Wiedikon Train Station

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Photo by Monique Ligtenberg

How do the murals at the train station in Wiedikon convey racism and colonialism, and what effect does this have on us today?

Written by Duo Ryser+Schonfeldt; read by Michèle Breu & Patrick Balaraj Yogarajan

There are two murals in the entrance hall of the Wiedikon train station. They were painted in 1927 by graphic artist Otto Baumberger, as advertising for the Jelmoli department store.

One of the murals depicts three well-dressed, white women looking at fabric with a white salesperson consulting them. There is also a white child reading a book, and another playing with a wooden train set. The mural on the opposite side shows three “people of color” offering colonial goods such as tea, tropical fruit, and a carpet. They represent different regions that supplied Switzerland with colonial goods in the 1920s. Unlike the figures on the first mural, these three figures are shown frontally, facing the viewer directly to offer their goods. 

The juxtaposition of the two murals reveals the construction of the so-called “other”: The white figures are associated with books and railroads, symbolizing the alleged advances of “Western” civilization, i.e. wealth, knowledge, technology and leisure. The “people of color” stand on the sidelines. They are reduced to their clichéd roles as “carpet traders” or “fruit vendors”. Moreover, the “people of color” have little room for maneuver: They are depicted as passive participants of society, merely waiting for their goods to be bought by their active, white counterparts. 

The murals illustrate, against the backdrop of the violent imperial world order, how a racist distinction was made between a supposedly progressive “us” and a supposedly exotic “other”. This is called “othering”, a process that has inscribed itself in the thinking and actions of Swiss society to this day. How deep this goes is highlighted by the fact that the murals were lavishly restored in 1997 and were placed under preservation order together with the entire train station.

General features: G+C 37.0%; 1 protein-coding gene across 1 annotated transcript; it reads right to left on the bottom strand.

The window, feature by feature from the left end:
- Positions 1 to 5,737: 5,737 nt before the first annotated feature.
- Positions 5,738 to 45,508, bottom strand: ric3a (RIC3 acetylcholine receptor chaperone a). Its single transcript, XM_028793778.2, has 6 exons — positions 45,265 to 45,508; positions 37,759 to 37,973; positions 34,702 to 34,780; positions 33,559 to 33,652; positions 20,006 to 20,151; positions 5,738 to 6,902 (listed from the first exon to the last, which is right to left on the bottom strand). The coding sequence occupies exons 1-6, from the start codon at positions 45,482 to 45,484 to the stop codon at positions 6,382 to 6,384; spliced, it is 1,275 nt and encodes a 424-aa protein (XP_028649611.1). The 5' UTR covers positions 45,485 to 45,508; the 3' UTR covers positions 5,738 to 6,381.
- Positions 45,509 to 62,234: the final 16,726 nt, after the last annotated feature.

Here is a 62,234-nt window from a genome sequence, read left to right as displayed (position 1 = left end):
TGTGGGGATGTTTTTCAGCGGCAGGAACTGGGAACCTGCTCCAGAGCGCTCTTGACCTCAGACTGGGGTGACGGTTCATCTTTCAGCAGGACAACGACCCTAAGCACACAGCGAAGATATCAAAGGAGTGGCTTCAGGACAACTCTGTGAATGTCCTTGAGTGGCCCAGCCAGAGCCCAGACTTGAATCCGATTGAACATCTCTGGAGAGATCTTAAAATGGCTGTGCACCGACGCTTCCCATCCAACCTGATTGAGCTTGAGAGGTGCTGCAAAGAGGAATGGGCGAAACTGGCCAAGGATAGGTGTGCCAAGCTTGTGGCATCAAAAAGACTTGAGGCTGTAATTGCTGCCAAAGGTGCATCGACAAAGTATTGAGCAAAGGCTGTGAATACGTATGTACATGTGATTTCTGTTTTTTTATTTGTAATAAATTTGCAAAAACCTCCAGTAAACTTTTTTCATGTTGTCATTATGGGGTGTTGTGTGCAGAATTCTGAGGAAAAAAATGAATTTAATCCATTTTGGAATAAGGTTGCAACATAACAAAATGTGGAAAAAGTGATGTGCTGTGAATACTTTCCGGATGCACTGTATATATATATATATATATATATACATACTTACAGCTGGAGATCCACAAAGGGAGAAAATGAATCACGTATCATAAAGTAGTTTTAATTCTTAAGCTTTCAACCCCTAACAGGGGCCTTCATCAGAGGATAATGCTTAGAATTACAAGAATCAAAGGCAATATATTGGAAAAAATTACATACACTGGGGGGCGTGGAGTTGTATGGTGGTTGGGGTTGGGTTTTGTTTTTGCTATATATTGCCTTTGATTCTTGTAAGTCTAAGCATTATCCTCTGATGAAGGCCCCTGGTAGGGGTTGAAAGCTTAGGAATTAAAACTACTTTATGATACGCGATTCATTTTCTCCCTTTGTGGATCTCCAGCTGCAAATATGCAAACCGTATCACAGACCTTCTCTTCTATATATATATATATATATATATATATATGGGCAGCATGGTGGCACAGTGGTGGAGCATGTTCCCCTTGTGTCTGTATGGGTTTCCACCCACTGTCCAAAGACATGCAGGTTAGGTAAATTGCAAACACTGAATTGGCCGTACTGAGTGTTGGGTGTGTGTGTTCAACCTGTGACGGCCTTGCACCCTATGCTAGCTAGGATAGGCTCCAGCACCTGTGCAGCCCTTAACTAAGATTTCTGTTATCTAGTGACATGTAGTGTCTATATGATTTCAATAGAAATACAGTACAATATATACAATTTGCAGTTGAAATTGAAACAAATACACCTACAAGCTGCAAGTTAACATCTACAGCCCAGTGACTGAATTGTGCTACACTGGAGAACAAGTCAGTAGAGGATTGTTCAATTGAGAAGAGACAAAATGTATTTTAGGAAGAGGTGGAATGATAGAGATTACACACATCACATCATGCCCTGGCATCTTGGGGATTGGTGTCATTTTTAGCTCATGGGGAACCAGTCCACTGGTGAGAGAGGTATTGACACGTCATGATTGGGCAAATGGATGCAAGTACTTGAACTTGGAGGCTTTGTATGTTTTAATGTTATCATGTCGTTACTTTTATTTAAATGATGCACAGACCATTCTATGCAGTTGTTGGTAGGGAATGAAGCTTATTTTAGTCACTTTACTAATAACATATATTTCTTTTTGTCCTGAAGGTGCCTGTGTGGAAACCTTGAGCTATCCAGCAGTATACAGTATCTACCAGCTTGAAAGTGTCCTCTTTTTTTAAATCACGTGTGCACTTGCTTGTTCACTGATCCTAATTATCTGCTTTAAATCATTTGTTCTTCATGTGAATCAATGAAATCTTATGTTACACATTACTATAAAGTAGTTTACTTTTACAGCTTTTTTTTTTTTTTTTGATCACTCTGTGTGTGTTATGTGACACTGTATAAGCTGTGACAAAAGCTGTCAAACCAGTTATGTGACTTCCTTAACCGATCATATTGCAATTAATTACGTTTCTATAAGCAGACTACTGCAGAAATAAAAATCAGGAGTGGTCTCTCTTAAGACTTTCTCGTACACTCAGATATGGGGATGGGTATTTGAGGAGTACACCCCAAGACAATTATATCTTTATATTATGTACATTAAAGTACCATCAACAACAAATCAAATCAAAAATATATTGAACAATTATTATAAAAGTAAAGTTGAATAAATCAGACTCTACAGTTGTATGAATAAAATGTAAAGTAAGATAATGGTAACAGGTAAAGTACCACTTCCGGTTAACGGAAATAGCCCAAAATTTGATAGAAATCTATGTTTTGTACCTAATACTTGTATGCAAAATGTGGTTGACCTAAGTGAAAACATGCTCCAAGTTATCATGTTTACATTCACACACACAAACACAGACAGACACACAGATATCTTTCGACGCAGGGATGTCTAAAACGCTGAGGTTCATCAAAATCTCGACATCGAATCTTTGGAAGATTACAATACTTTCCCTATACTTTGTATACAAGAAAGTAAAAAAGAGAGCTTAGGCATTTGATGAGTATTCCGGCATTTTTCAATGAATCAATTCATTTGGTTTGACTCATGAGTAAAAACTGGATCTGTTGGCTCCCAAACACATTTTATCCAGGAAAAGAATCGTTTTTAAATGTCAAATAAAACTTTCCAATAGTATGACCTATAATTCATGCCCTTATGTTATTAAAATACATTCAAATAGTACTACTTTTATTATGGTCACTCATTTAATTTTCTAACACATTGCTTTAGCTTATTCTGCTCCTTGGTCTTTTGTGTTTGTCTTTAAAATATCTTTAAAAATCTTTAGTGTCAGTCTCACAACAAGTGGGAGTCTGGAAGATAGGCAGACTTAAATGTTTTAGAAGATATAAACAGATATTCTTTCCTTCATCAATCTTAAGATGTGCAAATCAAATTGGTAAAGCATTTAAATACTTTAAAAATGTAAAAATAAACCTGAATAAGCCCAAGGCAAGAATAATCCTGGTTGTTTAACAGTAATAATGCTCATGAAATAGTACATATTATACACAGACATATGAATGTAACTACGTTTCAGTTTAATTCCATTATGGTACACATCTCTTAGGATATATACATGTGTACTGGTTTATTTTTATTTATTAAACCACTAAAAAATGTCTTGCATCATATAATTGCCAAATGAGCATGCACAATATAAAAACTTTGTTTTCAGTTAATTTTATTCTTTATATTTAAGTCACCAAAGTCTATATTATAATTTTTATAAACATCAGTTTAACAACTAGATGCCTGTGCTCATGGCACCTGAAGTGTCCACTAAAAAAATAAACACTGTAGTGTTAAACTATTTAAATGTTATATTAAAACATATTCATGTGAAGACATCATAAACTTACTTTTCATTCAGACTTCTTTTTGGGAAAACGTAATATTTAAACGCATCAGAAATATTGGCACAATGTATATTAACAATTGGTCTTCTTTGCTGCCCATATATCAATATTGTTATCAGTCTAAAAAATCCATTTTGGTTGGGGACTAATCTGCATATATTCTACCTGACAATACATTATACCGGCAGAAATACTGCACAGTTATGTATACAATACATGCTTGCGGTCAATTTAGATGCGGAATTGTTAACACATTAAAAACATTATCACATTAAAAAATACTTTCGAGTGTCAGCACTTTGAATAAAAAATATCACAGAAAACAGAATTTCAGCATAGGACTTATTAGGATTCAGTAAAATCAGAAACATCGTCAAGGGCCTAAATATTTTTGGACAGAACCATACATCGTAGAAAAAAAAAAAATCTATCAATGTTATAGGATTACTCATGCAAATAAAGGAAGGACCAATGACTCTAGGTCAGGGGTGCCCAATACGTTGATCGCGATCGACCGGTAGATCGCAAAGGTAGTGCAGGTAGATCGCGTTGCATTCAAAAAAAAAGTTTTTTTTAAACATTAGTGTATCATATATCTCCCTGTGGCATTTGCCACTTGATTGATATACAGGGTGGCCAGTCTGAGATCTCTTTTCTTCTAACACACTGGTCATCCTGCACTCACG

The murals have been part of the entrance hall of the train station for over ninety years - and thus also of the Wiedikon neighborhood, a neighborhood that has been increasingly inhabited by Italian and Spanish migrant workers since the 1950s, and that is today characterized by cultural diversity. 

What effect does this racist depiction of “people of color” in the train station of Wiedikon have today, and what message do the stereotypical images convey to daily commuters? Should such racist (advertising) images be removed from public spaces, or should they remain as reminders of Switzerland’s colonial entanglements? Who defines what our cultural heritage consists of? And whose cultural heritage is excluded from this definition?

Duo Ryser+Schonfeldt is run by Vera Ryser (born 1982 in Basel) and Sally Schonfeldt (born 1983 in Adelaide, Australia). The duo has been working on research-based exhibition practice since 2015, specifically on long-term projects at the intersection of research, art and knowledge transfer. They home in on reflection and artistic representation of historiography, focusing on historical processes in postcolonial theory and feminist discourse.